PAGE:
Horror. Worldview. Faith.

Hobo With A Shotgun – Review

Hobo With A Shotgun – Review

Oct 6, 2011

reviewed by hallo
directed by Jason Eisener, 2011

Hobo With A Shotgun is a Canadian horror exploitation film directed by Jason Eisener.  The film was originally a fake trailer to promote the release of Quentin Tarantino’s Grindhouse, but due to popularity was transformed into a full-length picture.  The movie stars film legend Rutger Hauer.

The central theme of Hobo With A Shotgun is anything but original.  A small town called “Hope Town” is run by a greedy, sadistic villian known as “The Drake” and his two severely demented sons, Ivan and Slick.  I must admit to chuckling when I realized I had just partly described the plot to Roadhouse.  Anyway, the film opens with Slick and Ivan brutally killing The Drake’s brother to set an example to the town folk, who idly stand by and watch the carnage as if they were zombies who could care less.  After the decapitation of the brother, the towns people just slowly go back to their lives as if nothing had ever happened.  The hobo finally has enough when he witnesses Slick attempt to sexually assault and kill a girl in an arcade, prompting him to attack Slick and save the girl.  The hobo drags Slick to the local police station and demands to speak with the Sheriff.  Unfortunately, the Sheriff and the police are corrupt and eating out of The Drake’s hand.  The hobo is knifed and thrown out on the street.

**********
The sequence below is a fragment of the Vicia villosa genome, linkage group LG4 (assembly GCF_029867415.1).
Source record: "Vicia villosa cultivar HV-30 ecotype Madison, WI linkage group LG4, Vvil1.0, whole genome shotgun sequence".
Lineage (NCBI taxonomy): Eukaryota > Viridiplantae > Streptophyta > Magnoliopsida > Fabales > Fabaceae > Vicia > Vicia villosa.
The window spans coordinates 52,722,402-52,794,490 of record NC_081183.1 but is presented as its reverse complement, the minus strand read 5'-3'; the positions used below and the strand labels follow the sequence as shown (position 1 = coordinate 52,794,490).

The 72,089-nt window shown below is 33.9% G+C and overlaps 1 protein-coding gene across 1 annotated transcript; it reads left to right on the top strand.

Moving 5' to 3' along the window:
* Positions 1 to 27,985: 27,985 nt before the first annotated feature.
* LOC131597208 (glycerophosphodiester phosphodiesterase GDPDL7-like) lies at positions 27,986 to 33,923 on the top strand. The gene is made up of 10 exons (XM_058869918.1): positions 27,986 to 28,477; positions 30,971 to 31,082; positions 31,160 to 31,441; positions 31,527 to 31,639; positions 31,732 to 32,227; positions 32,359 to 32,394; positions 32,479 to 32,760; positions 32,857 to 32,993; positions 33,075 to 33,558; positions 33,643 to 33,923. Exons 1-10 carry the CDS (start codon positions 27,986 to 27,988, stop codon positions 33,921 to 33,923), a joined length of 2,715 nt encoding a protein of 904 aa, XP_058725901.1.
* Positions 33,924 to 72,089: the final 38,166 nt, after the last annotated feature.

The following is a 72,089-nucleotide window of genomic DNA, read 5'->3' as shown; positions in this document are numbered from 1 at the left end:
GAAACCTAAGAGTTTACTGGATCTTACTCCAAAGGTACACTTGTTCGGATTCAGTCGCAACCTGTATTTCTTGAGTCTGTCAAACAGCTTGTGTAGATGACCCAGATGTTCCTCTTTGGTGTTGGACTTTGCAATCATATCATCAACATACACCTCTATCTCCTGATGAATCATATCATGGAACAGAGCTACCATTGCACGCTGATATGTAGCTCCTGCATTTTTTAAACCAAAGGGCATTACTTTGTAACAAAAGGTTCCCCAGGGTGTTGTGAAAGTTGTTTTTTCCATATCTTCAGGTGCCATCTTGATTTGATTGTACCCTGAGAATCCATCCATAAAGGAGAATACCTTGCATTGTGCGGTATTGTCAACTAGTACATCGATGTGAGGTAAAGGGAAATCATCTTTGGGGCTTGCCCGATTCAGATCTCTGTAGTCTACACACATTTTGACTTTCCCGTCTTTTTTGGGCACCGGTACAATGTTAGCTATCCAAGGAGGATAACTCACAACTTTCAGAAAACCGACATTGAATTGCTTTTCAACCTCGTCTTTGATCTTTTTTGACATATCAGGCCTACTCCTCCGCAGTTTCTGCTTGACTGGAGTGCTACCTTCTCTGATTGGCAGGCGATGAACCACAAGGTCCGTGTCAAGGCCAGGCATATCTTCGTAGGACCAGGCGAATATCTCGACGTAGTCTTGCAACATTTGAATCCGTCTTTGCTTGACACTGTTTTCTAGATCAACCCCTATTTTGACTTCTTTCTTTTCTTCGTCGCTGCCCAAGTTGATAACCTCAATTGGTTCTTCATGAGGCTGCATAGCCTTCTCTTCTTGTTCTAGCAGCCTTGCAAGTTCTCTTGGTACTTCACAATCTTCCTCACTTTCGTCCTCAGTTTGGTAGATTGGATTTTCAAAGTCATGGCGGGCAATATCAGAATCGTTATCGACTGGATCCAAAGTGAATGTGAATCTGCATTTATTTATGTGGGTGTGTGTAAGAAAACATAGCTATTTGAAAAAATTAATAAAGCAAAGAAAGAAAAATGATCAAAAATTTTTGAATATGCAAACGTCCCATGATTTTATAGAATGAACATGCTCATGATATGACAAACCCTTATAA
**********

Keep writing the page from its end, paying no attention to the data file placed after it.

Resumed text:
Soon, the hobo meets up with Abby, the girl he saved from the hands of Slick, and she nurses him back to health in her small apartment.  The two become friends and decide to start a new life in a different city.  The can’t leave town fast enough, however, because Ivan and Slick show up to finish off Abby.  They severely injure Abby, but the hobo is able to save her and kill Slick.  What remains is a final showdown between the hobo, The Drake, and the town people who decide they have finally had enough.  The hobo sacrifices his life so that no one else will get hurt, taking down The Drake with him.  There is hope in Hope Town.

Hobo With A Shotgun has a very positive reputation among horror fans.  After hearing so much praise for the film, I was eager to experience this “instant classic” for myself.  I must admit to being somewhat disappointed.  The exploitation genre is a difficult one to master.  One the one hand, one must recognize that making broad and over-the-top statements about the underlying issue is a necessary component of exploitation.  On the other hand, a successful exploitation film understands how those sensationalist images adds to the story being presented and doesn’t turn on itself by simply seeking to shock the audience without any ongoing connection.  Anyone can put together a bunch of violent, gross scenes.  It takes talent to make them tell a compelling story.   At the end of the day, Hobo With A Shotgun is just too much violence with not enough story.  The story isn’t meant to be believable, but still yet, this story is really, really unbelievable.  There are still fun moments and interesting deaths, but overall I found myself somewhat bored with the “how crazy can we go” violence and mayhem.  Probably worth a viewing just for Hauer’s performance, but doesn’t live up to the hype.

Leave a Reply

Your email address will not be published. Required fields are marked *